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lently and most largely laid open by a whole book written upon that subject, I shall only desire you here to remember the thing in general, and to be pleased to look upon that author, when you would recollect all the particulars and circumstances of the iniquity. The other design, of raising a present sum of money, which he violently pursued, but durst not put in execution, was by the calling in and establishment of the Jews at London; from which he was rebutted by the universal outcry of the divines, and even of the citizens too, who took it ill, that a considerable number at least amongst themselves were not thought Jews enough by their own Herod. And for this design, they say, he invented (oh Antichrist! norajw and S Ilowjgo;!) to sell St. Paul's to them for a synagogue, if their purses and devotions could have reached to the purchase. And this, indeed, if he had done only to reward that nation, which had given the first noble example of crucifying their king, it might have had some appearance of gratitude: but he did it only for love of their mammon; and would have sold afterwards for as much more St. Peter's (even at his own Westminster) to the Turks for a motquito. Such was his extraordinary piety to God, that he desired he might be worshipped in all manners, excepting only that heathenish way of the Common-prayer book. But what do I speak of his wicked inventions for getting money; when every penny, that for almost five years he took every day from every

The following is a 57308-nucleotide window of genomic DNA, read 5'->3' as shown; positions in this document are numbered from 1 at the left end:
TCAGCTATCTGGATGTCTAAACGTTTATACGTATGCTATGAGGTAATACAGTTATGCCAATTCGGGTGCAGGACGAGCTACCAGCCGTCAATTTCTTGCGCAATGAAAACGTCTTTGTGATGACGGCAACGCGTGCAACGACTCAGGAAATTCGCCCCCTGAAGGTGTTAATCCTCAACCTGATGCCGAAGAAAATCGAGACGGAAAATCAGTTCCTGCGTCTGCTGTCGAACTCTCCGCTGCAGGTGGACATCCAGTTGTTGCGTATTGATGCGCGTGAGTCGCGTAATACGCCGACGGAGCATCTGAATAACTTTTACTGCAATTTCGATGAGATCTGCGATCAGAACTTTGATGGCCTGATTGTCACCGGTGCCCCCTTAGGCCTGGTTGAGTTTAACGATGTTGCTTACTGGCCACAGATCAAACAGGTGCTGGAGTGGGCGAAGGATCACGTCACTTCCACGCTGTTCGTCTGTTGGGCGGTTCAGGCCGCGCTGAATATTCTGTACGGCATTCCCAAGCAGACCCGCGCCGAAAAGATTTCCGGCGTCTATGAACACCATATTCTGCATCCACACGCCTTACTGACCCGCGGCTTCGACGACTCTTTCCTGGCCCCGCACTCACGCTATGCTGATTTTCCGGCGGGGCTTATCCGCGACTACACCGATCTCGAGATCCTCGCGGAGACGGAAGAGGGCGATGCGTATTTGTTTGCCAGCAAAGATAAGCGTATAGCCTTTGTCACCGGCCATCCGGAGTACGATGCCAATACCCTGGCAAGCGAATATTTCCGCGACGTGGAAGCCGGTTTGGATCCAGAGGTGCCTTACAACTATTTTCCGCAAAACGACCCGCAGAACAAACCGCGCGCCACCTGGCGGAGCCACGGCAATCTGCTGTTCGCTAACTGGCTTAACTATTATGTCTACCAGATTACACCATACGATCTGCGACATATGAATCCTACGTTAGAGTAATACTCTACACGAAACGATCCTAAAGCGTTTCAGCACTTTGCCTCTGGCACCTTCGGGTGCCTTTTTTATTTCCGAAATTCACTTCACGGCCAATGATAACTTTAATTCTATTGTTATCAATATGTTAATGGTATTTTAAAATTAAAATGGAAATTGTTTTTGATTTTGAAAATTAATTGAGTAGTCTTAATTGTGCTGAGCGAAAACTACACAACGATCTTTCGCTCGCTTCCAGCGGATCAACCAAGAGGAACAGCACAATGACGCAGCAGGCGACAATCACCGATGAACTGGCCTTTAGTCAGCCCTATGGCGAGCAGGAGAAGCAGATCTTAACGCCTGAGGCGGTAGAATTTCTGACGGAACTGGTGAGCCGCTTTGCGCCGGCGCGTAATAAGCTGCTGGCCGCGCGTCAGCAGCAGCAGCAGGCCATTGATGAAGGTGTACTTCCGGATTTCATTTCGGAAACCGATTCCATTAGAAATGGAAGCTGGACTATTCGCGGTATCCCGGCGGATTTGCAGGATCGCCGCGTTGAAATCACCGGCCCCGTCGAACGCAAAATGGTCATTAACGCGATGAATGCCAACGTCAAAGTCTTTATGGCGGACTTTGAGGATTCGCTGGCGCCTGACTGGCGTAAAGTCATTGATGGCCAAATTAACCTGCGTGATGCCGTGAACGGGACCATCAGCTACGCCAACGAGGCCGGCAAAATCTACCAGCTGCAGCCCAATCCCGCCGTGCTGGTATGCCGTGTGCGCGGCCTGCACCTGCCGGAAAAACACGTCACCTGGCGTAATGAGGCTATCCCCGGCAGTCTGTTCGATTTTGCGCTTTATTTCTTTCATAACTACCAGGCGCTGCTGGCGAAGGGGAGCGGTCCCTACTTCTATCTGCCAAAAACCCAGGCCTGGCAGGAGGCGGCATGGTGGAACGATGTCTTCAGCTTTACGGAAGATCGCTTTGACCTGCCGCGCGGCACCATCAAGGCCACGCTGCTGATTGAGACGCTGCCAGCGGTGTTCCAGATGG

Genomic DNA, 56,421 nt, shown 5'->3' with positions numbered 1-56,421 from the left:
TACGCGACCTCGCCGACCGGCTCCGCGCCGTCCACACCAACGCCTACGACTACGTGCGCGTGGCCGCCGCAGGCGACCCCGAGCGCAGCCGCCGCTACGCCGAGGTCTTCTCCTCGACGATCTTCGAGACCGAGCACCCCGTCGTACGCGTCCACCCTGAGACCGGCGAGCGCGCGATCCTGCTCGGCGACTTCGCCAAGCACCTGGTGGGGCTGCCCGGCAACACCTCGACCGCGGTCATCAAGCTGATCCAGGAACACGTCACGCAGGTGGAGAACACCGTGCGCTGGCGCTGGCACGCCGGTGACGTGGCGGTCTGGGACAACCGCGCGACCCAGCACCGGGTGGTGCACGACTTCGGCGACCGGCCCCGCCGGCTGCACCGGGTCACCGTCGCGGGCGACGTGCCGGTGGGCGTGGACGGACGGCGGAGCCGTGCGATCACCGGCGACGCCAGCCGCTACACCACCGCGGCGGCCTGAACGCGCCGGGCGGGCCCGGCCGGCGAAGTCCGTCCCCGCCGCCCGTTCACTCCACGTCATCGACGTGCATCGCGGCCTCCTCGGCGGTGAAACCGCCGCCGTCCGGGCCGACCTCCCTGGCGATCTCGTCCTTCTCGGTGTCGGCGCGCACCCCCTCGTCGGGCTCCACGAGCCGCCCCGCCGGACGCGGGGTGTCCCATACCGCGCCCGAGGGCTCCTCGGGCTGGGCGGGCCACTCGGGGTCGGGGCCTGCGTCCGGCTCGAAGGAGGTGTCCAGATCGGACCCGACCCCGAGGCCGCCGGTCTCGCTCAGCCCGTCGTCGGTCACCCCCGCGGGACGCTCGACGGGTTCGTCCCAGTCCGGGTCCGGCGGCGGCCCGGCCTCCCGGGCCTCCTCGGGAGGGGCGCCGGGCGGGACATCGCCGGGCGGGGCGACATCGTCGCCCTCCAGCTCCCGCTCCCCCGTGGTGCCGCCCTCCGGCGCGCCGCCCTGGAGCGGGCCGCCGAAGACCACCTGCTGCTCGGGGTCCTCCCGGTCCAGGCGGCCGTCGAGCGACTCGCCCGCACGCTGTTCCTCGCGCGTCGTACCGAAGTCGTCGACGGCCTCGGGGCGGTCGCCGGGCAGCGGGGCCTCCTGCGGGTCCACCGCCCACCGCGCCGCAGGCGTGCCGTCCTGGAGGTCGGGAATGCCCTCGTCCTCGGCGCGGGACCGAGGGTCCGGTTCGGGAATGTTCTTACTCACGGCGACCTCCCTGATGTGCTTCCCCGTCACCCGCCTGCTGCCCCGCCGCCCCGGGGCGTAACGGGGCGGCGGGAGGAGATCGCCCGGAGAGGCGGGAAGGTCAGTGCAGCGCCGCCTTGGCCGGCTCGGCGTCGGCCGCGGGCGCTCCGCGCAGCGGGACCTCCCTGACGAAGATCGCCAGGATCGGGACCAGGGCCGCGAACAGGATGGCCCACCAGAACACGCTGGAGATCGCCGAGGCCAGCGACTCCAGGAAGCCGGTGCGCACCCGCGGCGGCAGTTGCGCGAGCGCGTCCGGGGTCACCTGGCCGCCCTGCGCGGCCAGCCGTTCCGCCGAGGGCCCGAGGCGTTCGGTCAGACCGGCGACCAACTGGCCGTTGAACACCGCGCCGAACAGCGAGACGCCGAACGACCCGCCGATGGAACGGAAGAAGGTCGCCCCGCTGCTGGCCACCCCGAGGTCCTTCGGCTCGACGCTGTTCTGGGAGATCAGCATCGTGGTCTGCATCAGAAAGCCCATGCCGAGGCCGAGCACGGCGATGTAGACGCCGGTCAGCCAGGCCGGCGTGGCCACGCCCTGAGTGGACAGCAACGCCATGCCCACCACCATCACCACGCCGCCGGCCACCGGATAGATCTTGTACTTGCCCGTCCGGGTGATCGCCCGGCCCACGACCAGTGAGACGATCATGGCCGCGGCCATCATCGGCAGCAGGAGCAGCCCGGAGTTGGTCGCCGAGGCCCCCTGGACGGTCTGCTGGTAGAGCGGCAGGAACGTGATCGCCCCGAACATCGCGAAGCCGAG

man living in England, Scotland, and Ireland, was as much robbery, as if it had been taken by a thief upon the highways? Was it not so i or can any man think that Cromwell, with the assistance of his forces and moss-troopers, had more right to the command of all men's purses, than he might have had to any one's, whom he had met and been too strong for upon a road? And yet, when this came, in the case of Mr. Coney *, to be disputed by a legal trial, he (which was the highest act of tyranny that ever was seen in England) not only discouraged and threatened, but violently imprisoned the counsel of the plaintiff; that is, he shut up the law itself close prisoner, that no man might have relief from or access to it. And it ought to be remembered, that this was done by those men, who a few years before had so bitterly decried, and openly opposed, the king's regular and formal way of proceeding in the trial of a little ship-money.